What Is
Soft Tissue
Sarcoma?

ABOUT SOFT TISSUE SARCOMA

Soft tissue sarcoma is a cancer that begins in the soft tissues of the body. This can include the muscles, tendons, fat, blood vessels, or other supporting tissue.

Where soft tissue sarcoma can begin in the body

Soft tissue sarcoma
is considered a rare cancer

EVERY YEAR, APPROXIMATELY

12,000 PEOPLE

ARE DIAGNOSED WITH SOFT TISSUE SARCOMA IN THE U.S.

TYPES OF SOFT TISSUE SARCOMA

There are many different types of soft tissue sarcoma, which are called subtypes.

According to the American Cancer Society, there are more than

Different subtypes of soft tissue sarcoma are usually associated with certain locations in the body and types of tissue.

Common types of soft tissue sarcoma in adults include undifferentiated pleomorphic sarcoma, liposarcoma, and leiomyosarcoma.

SYMPTOMS OF SOFT TISSUE SARCOMA

Soft tissue sarcoma can appear almost anywhere in the body,
and can start as a lump with no other symptoms.

Each subtype is different, so people have different
experiences with symptoms, diagnosis, and treatment.

The first signs of sarcoma can be:

  • A lump that has grown over a period of time

  • Worsening abdominal pain

  • Uncomfortable swelling

  • Limited mobility

  • Pain that feels like a pulled muscle

Getting
Specialized
Care

Because soft tissue sarcoma is rare and there are many subtypes, it can be difficult to diagnose.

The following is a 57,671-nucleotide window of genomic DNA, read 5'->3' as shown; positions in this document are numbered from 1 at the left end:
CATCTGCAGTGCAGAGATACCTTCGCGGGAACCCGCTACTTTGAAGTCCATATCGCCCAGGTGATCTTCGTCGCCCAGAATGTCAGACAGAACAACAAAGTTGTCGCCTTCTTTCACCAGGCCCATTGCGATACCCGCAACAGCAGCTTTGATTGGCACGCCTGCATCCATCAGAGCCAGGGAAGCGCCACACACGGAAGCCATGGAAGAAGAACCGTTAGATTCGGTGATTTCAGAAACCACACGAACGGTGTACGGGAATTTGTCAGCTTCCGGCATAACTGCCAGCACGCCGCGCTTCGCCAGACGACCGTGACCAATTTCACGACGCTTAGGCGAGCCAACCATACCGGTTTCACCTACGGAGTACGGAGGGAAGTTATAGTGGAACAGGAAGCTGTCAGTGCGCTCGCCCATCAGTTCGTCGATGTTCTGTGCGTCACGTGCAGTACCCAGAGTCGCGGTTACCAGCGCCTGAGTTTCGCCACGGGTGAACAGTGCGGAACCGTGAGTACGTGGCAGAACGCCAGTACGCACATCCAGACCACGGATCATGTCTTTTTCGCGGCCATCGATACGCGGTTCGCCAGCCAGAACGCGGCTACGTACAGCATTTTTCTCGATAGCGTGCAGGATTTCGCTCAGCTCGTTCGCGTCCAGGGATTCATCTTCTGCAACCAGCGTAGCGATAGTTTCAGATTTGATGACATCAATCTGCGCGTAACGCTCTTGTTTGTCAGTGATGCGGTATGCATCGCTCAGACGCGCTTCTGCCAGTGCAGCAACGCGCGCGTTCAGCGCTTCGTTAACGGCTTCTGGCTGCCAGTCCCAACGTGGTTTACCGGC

Patient advocacy groups recommend consulting a team with experience treating sarcoma,
which can be found at sarcoma centers.

If you’re interested in learning more about sarcoma specialty centers, visit:

Soft tissue sarcoma is treated by a healthcare team that includes doctors with different specialties.

  • Your healthcare team may include a surgical oncologist, a radiation oncologist,
    and an oncology nurse

Your healthcare team may use a range of tests to diagnose your disease and plan treatment that is right for you.

  • Tests may include a biopsy or imaging tests such as a CT scan or MRI. A biopsy is a procedure in which your doctor will remove a tiny piece of tissue and look at it under a microscope. It is the main way doctors diagnose most types of cancer, and the only way to know for sure that it is cancer

You and your healthcare team will work together to develop a treatment plan that is right for you.

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INDICATION AND IMPORTANT SAFETY INFORMATION

EXPAND

WHO IS LARTRUVO FOR?

LARTRUVO (olaratumab) is a prescription medicine used with a type of chemotherapy called doxorubicin to treat adult patients with soft tissue sarcoma (STS) for whom doxorubicin is appropriate and who cannot be cured with radiation or surgery.

There is an ongoing study to confirm how LARTRUVO works in combination with doxorubicin.

IMPORTANT SAFETY INFORMATION FOR LARTRUVO

What is the most important information I should know about LARTRUVO?

  • Infusion reactions related to injecting LARTRUVO have occurred. Most of these reactions happened during or after the first or second LARTRUVO infusion. Signs and symptoms of infusion reactions include flushing, shortness of breath, severe trouble breathing, or fever/chills. In severe cases, severe low blood pressure, anaphylactic shock (a severe, potentially life-threatening allergic reaction), or cardiac arrest (abrupt loss of heart function) may occur. Tell your doctor if you have any of these symptoms. Your healthcare team will monitor you for these side effects. In the case of a severe infusion reaction, your LARTRUVO treatment will have to be immediately and permanently stopped.

  • LARTRUVO can harm your unborn baby. You should avoid getting pregnant, and use effective birth control while receiving LARTRUVO and for at least 3 months after stopping LARTRUVO.

What are the most common side effects of LARTRUVO?